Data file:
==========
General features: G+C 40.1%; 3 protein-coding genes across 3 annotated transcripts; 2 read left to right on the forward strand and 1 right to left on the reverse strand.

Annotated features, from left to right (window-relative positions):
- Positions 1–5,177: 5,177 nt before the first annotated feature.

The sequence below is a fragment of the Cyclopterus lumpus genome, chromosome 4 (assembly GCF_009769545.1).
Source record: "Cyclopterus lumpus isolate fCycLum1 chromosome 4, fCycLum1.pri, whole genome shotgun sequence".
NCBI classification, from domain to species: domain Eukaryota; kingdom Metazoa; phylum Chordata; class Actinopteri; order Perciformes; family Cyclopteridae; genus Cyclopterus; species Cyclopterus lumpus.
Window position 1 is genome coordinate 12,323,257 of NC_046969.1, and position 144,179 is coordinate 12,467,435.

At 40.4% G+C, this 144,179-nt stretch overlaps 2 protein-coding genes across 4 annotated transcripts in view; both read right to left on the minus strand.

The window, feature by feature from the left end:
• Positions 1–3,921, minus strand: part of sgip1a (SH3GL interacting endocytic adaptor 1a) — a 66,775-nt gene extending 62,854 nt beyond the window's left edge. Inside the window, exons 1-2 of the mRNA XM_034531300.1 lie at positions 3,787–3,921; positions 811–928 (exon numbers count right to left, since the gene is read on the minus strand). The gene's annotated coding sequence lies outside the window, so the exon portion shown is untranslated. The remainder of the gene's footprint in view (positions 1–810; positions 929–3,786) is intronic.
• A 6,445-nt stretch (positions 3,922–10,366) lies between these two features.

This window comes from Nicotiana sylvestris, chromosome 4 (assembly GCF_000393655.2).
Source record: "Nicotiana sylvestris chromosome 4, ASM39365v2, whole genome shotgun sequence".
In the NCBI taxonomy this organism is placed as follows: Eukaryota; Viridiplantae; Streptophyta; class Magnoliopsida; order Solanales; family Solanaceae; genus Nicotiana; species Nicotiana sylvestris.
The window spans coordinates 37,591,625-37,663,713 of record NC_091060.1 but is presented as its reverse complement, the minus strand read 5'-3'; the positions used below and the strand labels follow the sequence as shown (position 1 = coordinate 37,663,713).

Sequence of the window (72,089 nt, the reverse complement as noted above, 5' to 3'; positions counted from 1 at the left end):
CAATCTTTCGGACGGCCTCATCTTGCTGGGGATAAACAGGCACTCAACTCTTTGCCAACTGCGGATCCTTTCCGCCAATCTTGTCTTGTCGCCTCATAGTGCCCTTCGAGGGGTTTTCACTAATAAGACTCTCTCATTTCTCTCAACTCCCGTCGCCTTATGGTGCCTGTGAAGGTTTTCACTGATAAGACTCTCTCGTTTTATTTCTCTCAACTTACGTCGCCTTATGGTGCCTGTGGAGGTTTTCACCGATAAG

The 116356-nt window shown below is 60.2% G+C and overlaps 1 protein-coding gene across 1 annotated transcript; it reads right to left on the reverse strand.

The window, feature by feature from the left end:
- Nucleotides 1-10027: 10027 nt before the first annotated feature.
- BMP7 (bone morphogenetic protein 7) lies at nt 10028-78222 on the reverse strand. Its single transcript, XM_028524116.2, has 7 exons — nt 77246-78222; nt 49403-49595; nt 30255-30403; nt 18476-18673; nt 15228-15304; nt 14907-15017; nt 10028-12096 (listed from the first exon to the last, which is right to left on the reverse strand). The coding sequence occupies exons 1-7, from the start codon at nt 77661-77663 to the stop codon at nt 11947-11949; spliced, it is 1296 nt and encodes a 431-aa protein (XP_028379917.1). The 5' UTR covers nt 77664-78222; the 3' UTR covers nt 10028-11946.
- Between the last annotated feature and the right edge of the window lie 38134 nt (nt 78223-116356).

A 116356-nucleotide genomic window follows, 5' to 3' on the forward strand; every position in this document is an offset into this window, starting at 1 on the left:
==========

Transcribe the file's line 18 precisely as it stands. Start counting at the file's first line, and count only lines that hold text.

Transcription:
The 116356-nt window shown below is 60.2% G+C and overlaps 1 protein-coding gene across 1 annotated transcript; it reads right to left on the reverse strand.